WannaCry’s Rolling Disaster

Identity theft and the financial damage it can cause is incredibly stressful for those affected. I’ve been a victim myself: a past employer handed over all of the company’s W2’s for current and past employees, so Social Security numbers, addresses, salaries…all handed over to a phishing scam. That was bad—and has happened to millions of individuals—but ransomware that holds data hostage can be so much worse – especially in the case of WannaCry, where the broad range of organizations targeted included universities, telecommunications companies, utilities and, notably, 20% of the UK’s National Health Service.

Unhealthy Ransomware

Hospitals and healthcare providers could be especially vulnerable to sophisticated malicious attacks because what they store on and use computers to access is the most valuable of all data—patient health data. In hospitals, timely access to data can be life-critical. Having a good disaster plan in place – one that includes multi-site distribution of data with a fast failover plan is not just sensible, in many places, it’s required by regulators.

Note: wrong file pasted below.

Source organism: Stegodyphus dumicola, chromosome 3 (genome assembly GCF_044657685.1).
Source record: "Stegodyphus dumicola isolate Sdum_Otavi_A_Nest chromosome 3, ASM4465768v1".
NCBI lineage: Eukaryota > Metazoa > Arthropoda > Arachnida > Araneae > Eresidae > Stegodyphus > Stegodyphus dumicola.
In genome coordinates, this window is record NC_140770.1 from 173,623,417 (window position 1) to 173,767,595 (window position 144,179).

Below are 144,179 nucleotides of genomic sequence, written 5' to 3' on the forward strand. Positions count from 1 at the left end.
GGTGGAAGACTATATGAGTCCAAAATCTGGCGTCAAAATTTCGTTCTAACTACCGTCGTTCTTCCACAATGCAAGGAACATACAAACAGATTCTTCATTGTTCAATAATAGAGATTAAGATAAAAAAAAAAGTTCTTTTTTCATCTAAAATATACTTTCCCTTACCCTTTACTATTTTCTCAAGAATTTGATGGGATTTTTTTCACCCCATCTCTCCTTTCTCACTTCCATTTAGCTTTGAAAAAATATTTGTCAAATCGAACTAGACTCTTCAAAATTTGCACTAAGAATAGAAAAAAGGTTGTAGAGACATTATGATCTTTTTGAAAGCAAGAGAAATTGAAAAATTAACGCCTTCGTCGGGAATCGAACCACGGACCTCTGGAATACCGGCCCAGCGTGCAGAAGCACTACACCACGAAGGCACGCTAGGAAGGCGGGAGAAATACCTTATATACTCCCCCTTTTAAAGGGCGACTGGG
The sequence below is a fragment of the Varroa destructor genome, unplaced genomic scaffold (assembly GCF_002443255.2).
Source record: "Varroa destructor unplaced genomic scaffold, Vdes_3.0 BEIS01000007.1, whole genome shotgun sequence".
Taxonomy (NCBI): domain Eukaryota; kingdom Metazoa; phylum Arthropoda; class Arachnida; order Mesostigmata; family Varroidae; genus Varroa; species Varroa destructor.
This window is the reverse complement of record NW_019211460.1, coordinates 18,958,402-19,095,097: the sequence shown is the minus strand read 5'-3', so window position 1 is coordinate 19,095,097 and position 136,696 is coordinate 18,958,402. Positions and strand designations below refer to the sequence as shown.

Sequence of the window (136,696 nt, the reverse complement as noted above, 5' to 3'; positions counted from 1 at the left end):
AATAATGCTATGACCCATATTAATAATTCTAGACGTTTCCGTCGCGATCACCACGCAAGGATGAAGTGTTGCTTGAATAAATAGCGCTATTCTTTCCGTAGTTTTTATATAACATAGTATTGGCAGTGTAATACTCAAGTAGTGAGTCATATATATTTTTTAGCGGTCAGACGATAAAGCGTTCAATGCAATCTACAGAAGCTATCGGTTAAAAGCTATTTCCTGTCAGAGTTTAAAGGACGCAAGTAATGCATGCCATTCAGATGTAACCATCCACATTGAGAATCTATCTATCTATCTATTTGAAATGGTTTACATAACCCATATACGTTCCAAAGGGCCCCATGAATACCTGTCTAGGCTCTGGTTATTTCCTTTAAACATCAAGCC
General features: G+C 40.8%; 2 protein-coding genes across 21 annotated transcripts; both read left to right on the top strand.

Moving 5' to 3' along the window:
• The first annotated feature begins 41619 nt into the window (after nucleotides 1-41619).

No one saw this coming. Why not? It’s not the first malware attack, nor is it the first ransomware attack to hit some of the same organizations this one hit. And it won’t be the last. But what about the people? Access to patient data was lost—in same cases for a short time, others longer—at multiple hospitals and clinics; some because they heard about the disaster and shut down their systems; others because they found out when they got the ransom-demanding banner. Diverted ambulances and cancelled elective appointments and procedures impacted access to healthcare, availability of utilities and communications networks and more. At least 150 countries have been affected, and the financial cost of it was estimated at $4 billion (estimate by Cyence) as of Tuesday morning.

Pay up?

Some paid the ransom, fearing that it was their only choice, but, adding insult to injury, many of those who have paid the ransom to unlock their data didn’t—and aren’t likely to—get it unlocked. Experts say that these cybercriminals who are demanding a minimum of $300 (in Bitcoin, of course) probably are not able to release the data easily because to do so, they have to be on top of what payments came from which computers so that they can send encryption keys to each individual computer.

Get Ready

Rather than paying, be prepared. We can help. Scality RING can be a strong ally in your plan to meet data availability, retention and security requirements. And, you can use its multi-geo options to distribute data across availability zones to ensure data access even when an entire data center is lost. Download the whitepaper “Data Security in the RING” for more information on how to accomplish this.

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